Catherine Russell's highly accessible book approaches Japanese cinema as an industry closely modeled on Hollywood, focusing on the classical period - those years in which the studio system dominated all film production in Japan, from roughly 1930 to 1960. Respectful and thoroughly informed about the aesthetics and critical values of the Japanese canon, Russell is also critical of some of its ideological tendencies, and her analyses provide new insights on class and gender dynamics. Russell locates Japanese cinema within a global system of reception, and she highlights the importance of the industrial production context of these films. Including studies of landmark films by Ozu, Kurosawa and other directors, this book provides a perfect introduction to a crucial and often misunderstood area of Japanese cultural output. With a critical approach that highlights the "everydayness" of Japanese studio-era cinema, Catherine Russell demystifies the canon of great Japanese cinema, treating it with fewer auteurist and Orientalist assumptions than many other scholars and critics.
Born in Taiwan, Ang Lee is one of cinema's most versatile and daring directors. His ability to cut across cultural, national, and sexual boundaries has given him recognition in all corners of the world, the ability to work with complete artistic freedom whether inside or outside of Hollywood, and two Academy Awards for Best Director. He has won astounding critical acclaim for Crouching Tiger, Hidden Dragon (2000), which transformed the status of martial arts films across the globe, Brokeback Mountain (2005), which challenged the reception and presentation of homosexuality in mainstream cinema, and Life of Pi (2012), Lee's first use of groundbreaking 3D technology and his first foray into complex spiritual themes. In this volume, the only full-length study of Lee's work, Whitney Crothers Dilley analyzes all of his career to date: Lee's early Chinese trilogy films (including The Wedding Banquet, 1993, and Eat Drink Man Woman, 1994), period drama (Sense and Sensibility, 1995), martial arts (Crouching Tiger, Hidden Dragon, 2000), blockbusters (Hulk, 2003), and intimate portraits of wartime psychology, from the Confederate side of the Civil War (Ride with the Devil, 1999) to Japanese-occupied Shanghai (Lust/Caution, 2007). Dilley examines Lee's favored themes such as father/son relationships and intergenerational conflict in The Ice Storm (1997) and Taking Woodstock (2009). By looking at the beginnings of Lee's career, Dilley positions the filmmaker's work within the roots of the Taiwan New Cinema movement, as well as the larger context of world cinema. Using suggestive readings of both gender and identity, this new study not only provides a valuable academic resource but also an enjoyable read that uncovers the enormous appeal of this acclaimed director.
Celebrate the centurys' finest movies in The Rough Guide to 21st Century Cinema, a lavishly illustrated homage to the world's best movies of this new era of cinema. The best 101 films: a run down of the finest films of the millenium from Hollywood blockbusters to indie gems. The hottest stars: features on the up and coming actors and actresses who have made a mark. The winning genres: best-in-class features on drama, comedy, horror, sci-fi, animation, documentary, superhero movies and all the genre-mash ups in between. The unsung heroes: the finest talent behind the camera, including directors, cinematographers, set designers and special effects specialists. The Rough Guide to 21st Century Cinema is the essential companion to movies of the moment. Now available in ePub format.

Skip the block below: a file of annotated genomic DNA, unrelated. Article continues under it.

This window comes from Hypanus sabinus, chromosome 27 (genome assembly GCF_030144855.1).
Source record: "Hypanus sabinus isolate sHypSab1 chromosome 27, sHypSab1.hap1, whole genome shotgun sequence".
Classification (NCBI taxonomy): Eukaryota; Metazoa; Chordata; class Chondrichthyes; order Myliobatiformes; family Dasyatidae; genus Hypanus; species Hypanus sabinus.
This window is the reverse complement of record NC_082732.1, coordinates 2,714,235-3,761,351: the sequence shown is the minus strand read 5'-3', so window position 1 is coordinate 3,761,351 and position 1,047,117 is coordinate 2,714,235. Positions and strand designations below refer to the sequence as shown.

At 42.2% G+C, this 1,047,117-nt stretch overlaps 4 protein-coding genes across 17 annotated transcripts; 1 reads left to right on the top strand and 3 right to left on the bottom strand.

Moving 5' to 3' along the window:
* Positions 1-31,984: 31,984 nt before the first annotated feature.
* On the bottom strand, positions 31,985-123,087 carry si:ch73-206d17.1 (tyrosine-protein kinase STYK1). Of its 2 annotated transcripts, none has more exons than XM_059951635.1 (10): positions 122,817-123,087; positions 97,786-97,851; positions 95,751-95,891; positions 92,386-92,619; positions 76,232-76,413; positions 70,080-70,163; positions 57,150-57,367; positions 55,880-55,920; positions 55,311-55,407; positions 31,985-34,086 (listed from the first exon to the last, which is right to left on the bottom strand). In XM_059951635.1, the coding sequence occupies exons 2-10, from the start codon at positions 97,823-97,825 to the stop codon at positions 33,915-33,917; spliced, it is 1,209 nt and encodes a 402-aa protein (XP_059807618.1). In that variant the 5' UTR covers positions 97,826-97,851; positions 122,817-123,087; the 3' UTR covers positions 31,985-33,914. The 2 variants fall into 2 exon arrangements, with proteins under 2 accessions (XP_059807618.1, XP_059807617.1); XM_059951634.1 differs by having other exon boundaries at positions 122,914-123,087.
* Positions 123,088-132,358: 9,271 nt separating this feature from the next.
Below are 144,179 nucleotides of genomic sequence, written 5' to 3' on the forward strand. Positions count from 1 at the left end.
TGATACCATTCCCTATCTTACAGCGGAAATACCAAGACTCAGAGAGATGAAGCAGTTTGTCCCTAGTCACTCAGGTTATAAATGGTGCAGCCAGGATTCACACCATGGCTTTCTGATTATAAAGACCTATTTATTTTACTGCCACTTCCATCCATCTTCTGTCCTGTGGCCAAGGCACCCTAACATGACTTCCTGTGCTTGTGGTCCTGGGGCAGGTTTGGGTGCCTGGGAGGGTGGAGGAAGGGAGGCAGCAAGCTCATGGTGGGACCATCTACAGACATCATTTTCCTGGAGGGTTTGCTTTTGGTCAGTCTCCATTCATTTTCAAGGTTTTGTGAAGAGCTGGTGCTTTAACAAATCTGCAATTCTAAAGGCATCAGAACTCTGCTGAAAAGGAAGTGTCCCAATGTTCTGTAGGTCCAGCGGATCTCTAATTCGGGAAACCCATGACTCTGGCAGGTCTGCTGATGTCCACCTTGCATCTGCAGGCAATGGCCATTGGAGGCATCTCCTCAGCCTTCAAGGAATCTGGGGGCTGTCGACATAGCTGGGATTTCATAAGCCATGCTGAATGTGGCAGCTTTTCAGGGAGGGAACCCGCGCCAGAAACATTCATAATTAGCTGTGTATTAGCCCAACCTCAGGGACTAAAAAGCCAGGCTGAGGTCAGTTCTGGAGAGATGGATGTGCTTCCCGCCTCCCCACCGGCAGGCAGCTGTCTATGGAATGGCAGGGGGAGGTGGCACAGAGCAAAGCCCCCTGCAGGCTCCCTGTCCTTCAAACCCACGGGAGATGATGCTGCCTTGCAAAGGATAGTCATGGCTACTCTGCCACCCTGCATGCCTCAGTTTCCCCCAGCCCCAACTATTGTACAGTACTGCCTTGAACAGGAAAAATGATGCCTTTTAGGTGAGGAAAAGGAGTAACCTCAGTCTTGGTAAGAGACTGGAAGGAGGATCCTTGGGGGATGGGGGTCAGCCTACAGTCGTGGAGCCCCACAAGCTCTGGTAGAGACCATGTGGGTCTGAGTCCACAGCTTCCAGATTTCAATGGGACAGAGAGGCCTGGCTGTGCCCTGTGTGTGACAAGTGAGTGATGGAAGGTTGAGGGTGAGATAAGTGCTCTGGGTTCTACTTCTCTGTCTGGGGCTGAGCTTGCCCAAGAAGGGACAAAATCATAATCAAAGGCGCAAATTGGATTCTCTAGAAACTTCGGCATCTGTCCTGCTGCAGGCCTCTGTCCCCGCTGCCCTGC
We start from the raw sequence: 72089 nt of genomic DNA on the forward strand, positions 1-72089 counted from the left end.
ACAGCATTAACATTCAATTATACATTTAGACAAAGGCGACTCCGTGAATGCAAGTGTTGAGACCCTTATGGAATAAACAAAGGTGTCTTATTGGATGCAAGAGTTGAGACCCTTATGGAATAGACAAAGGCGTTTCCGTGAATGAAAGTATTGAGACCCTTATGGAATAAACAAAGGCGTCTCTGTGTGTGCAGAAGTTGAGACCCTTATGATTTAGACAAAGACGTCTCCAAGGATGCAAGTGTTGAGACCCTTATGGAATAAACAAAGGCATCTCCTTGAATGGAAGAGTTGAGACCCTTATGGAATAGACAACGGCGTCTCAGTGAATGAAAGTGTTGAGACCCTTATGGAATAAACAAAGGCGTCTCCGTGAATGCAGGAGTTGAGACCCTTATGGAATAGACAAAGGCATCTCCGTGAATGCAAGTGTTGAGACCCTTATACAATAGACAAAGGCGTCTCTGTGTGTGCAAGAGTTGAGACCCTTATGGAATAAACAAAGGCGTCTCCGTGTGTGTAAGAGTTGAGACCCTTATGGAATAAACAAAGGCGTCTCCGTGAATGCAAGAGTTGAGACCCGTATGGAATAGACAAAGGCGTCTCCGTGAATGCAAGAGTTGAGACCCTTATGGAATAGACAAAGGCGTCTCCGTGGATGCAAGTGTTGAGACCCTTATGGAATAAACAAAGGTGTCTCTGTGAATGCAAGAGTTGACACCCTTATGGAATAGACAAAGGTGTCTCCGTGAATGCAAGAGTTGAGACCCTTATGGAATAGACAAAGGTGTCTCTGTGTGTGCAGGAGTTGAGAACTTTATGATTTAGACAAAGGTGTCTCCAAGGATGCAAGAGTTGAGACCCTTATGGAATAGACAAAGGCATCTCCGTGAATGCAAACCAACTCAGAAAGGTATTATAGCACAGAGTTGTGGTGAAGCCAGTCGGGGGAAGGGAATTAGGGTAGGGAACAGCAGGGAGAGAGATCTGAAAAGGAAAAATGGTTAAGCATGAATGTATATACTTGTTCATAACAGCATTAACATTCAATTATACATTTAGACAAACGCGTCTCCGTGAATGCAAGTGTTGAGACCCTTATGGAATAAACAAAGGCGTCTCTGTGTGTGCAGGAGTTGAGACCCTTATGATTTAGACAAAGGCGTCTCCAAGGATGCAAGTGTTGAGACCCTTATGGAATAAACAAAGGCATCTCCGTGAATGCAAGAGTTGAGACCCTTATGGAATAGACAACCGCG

Few movie genres have highlighted the male body more effectively than the “sword-and-sandal” film, where the rippling torso and the bulging muscle are displayed for all to appreciate. Carrying his phallic sword and dressed in traditional garb calculated to bring attention to his magnificent physique, the sword-and-sandal hero is capable of toppling great nations, rescuing heroines, defeating monsters, and generally saving the day. Each of these essays examines the issues of masculinity and utility addressed in the sword-and-sandal genre. The contributors offer insights on a film form which showcases its male protagonists as heroic, violent, fleshy, and, in the end, extremely useful.
For the past decade, the Korean film industry has enjoyed a renaissance. With innovative storytelling and visceral effects, Korean films not only have been commercially viable in the domestic and regional markets but also have appealed to cinephiles everywhere on the international festival circuit. This book provides both an industrial and an aesthetic account of how the Korean film industry managed to turn an economic crisis—triggered in part by globalizing processes in the world film industry—into a fiscal and cultural boom. Jinhee Choi examines the ways in which Korean film production companies, backed by affluent corporations and venture capitalists, concocted a variety of winning production trends. Through close analyses of key films, Choi demonstrates how contemporary Korean cinema portrays issues immediate to its own Korean audiences while incorporating the transnational aesthetics of Hollywood and other national cinemas such as Hong Kong and Japan. Appendices include data on box office rankings, numbers of films produced and released, market shares, and film festival showings.